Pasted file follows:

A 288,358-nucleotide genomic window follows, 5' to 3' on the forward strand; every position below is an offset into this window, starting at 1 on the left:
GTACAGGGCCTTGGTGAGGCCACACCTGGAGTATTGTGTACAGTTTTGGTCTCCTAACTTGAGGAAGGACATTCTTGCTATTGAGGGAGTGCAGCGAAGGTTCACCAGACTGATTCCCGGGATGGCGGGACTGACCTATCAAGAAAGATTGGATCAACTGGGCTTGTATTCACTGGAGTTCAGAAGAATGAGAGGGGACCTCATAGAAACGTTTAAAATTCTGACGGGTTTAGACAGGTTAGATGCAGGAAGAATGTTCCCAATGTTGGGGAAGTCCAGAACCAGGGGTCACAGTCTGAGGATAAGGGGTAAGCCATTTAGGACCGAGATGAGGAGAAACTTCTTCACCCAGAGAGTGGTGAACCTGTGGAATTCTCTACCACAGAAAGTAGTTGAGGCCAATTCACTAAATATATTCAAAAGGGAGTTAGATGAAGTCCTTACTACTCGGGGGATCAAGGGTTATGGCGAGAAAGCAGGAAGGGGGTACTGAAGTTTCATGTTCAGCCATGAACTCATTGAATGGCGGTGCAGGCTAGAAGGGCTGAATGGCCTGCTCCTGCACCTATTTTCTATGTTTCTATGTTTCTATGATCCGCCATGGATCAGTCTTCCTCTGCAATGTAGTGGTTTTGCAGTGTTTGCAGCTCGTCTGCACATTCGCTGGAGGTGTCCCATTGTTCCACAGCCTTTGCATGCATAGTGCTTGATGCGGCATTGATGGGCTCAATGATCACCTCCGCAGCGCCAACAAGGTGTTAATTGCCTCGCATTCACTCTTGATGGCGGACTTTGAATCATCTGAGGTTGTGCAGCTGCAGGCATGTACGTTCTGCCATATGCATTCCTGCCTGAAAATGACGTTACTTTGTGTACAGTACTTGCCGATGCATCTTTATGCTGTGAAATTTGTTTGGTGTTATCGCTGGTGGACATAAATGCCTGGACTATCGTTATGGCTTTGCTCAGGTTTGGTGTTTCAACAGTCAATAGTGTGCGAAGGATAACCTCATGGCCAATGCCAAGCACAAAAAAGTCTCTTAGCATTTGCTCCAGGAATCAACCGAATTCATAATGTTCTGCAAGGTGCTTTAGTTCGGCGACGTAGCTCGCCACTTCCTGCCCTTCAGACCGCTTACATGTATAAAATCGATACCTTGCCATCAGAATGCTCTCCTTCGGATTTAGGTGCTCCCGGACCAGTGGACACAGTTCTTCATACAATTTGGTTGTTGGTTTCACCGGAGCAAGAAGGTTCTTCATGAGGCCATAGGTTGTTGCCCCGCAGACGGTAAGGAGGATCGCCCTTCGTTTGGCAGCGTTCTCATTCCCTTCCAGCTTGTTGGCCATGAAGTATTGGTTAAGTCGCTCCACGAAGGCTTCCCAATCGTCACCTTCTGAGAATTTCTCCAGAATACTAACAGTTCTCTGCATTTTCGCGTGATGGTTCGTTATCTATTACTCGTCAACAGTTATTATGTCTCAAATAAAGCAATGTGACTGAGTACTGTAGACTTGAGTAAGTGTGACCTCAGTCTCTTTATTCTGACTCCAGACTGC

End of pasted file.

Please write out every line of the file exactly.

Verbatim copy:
A 288,358-nucleotide genomic window follows, 5' to 3' on the forward strand; every position below is an offset into this window, starting at 1 on the left:
GTACAGGGCCTTGGTGAGGCCACACCTGGAGTATTGTGTACAGTTTTGGTCTCCTAACTTGAGGAAGGACATTCTTGCTATTGAGGGAGTGCAGCGAAGGTTCACCAGACTGATTCCCGGGATGGCGGGACTGACCTATCAAGAAAGATTGGATCAACTGGGCTTGTATTCACTGGAGTTCAGAAGAATGAGAGGGGACCTCATAGAAACGTTTAAAATTCTGACGGGTTTAGACAGGTTAGATGCAGGAAGAATGTTCCCAATGTTGGGGAAGTCCAGAACCAGGGGTCACAGTCTGAGGATAAGGGGTAAGCCATTTAGGACCGAGATGAGGAGAAACTTCTTCACCCAGAGAGTGGTGAACCTGTGGAATTCTCTACCACAGAAAGTAGTTGAGGCCAATTCACTAAATATATTCAAAAGGGAGTTAGATGAAGTCCTTACTACTCGGGGGATCAAGGGTTATGGCGAGAAAGCAGGAAGGGGGTACTGAAGTTTCATGTTCAGCCATGAACTCATTGAATGGCGGTGCAGGCTAGAAGGGCTGAATGGCCTGCTCCTGCACCTATTTTCTATGTTTCTATGTTTCTATGATCCGCCATGGATCAGTCTTCCTCTGCAATGTAGTGGTTTTGCAGTGTTTGCAGCTCGTCTGCACATTCGCTGGAGGTGTCCCATTGTTCCACAGCCTTTGCATGCATAGTGCTTGATGCGGCATTGATGGGCTCAATGATCACCTCCGCAGCGCCAACAAGGTGTTAATTGCCTCGCATTCACTCTTGATGGCGGACTTTGAATCATCTGAGGTTGTGCAGCTGCAGGCATGTACGTTCTGCCATATGCATTCCTGCCTGAAAATGACGTTACTTTGTGTACAGTACTTGCCGATGCATCTTTATGCTGTGAAATTTGTTTGGTGTTATCGCTGGTGGACATAAATGCCTGGACTATCGTTATGGCTTTGCTCAGGTTTGGTGTTTCAACAGTCAATAGTGTGCGAAGGATAACCTCATGGCCAATGCCAAGCACAAAAAAGTCTCTTAGCATTTGCTCCAGGAATCAACCGAATTCATAATGTTCTGCAAGGTGCTTTAGTTCGGCGACGTAGCTCGCCACTTCCTGCCCTTCAGACCGCTTACATGTATAAAATCGATACCTTGCCATCAGAATGCTCTCCTTCGGATTTAGGTGCTCCCGGACCAGTGGACACAGTTCTTCATACAATTTGGTTGTTGGTTTCACCGGAGCAAGAAGGTTCTTCATGAGGCCATAGGTTGTTGCCCCGCAGACGGTAAGGAGGATCGCCCTTCGTTTGGCAGCGTTCTCATTCCCTTCCAGCTTGTTGGCCATGAAGTATTGGTTAAGTCGCTCCACGAAGGCTTCCCAATCGTCACCTTCTGAGAATTTCTCCAGAATACTAACAGTTCTCTGCATTTTCGCGTGATGGTTCGTTATCTATTACTCGTCAACAGTTATTATGTCTCAAATAAAGCAATGTGACTGAGTACTGTAGACTTGAGTAAGTGTGACCTCAGTCTCTTTATTCTGACTCCAGACTGC